"Wanna; don't wanna" seems to be the US attitude about thinning out the population at Guantanamo. As described in the New York Times today, the administration appears to be conflicted at best.
There's Alberto Gonzales' "give 'em back to their home country but only if their home country will behave as sadistically towards them as we have."
In the recent case of a Tunisian detainee, Abdullah Bin Omar al Hajji, his lawyers sent a series of e-mail messages to government officials in May and June trying to stop a planned return to Tunisia, a court filing shows.
The lawyers told the officials he had apparently been convicted in absentia in Tunisia for affiliation with a nonviolent political party at a time when human rights monitors had said such trials were not fairly conducted.
They warned that he would face torture and a 23-year prison term without having had the chance to defend himself. On June 15, one message shows, the lawyers demanded to see their client when they were to arrive at Guantánamo on June 17. But that day, he was shipped back to Tunisia. Not long after, according to an affidavit by his Tunisian lawyer, he was put in jail, where he was slapped and threatened with rape and told that his wife, too, would be raped.
In one case, the Justice Department is eager to deport one detainee because he's likely to get sliced and diced by factions at home:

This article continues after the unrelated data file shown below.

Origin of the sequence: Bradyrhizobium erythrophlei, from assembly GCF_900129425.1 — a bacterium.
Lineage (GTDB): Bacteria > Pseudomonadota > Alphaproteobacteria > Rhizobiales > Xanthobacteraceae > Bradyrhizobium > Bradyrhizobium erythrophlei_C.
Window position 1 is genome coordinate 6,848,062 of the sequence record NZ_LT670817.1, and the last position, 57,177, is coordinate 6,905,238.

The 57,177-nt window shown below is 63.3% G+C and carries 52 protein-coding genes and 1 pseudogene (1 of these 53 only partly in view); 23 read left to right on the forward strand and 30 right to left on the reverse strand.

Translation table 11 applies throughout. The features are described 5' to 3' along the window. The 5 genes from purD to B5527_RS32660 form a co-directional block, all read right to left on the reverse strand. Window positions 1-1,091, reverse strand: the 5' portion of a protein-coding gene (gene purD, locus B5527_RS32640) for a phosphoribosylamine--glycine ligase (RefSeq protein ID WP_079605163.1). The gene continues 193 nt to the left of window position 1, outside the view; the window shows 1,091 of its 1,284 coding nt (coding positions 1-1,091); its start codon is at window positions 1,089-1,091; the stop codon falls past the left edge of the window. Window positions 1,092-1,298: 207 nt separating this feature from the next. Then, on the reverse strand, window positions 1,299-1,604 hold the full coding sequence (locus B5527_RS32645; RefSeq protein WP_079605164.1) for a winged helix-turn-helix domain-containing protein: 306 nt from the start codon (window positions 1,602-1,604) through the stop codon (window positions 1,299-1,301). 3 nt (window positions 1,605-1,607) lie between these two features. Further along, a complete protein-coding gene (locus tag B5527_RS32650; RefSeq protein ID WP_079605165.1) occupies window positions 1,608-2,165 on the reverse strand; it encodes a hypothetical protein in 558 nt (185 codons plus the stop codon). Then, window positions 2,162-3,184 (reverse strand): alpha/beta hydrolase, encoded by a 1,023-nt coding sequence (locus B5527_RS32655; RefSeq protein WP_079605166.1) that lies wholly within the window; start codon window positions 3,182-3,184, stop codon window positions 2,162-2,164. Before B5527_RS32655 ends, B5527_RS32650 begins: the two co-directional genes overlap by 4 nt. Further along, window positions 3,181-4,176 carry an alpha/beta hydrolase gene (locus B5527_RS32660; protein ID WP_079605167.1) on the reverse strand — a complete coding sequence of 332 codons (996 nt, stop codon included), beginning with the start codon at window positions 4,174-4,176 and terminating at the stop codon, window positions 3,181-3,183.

This week, Chief Justice John G. Roberts Jr. is considering a request from a detainee, Ahmed Belbacha, to stop his planned transfer to his native Algeria.
Lawyers for Mr. Belbacha have said he is at risk of torture or death by Islamist radicals because he once served in the Algerian army, and by the government, which is likely to view him as a terrorist because of his tenure at Guantánamo.
In a filing on Wednesday, the Justice Department opposed any order barring a transfer of Mr. Belbacha, saying that “as the United States has explained, it is in no one’s interest to detain enemy combatants longer than is necessary.”
In another, the AG doesn't want a prisoner sent home because home might treat him like a human being.
In the case of the British detainees, American officials wanted some of them to be jailed for a period of time and closely monitored upon release, including having their communications intercepted, according to documents in a lawsuit in England.
The administration is behaving more like dangerous prisoners than the detainees themselves -- sometimes angry, sometimes mean, and usually desperate.
G. Brent Mickum IV, the American lawyer for one of the detainees with British ties, said the administration was continuing to portray many of the detainees as extremely dangerous, while insisting that other countries have a duty to accept them.
What seems clear is that the Bush administration created a huge problem, fueled by an enormous lie, and now it wants to back off without conceding it made any mistakes.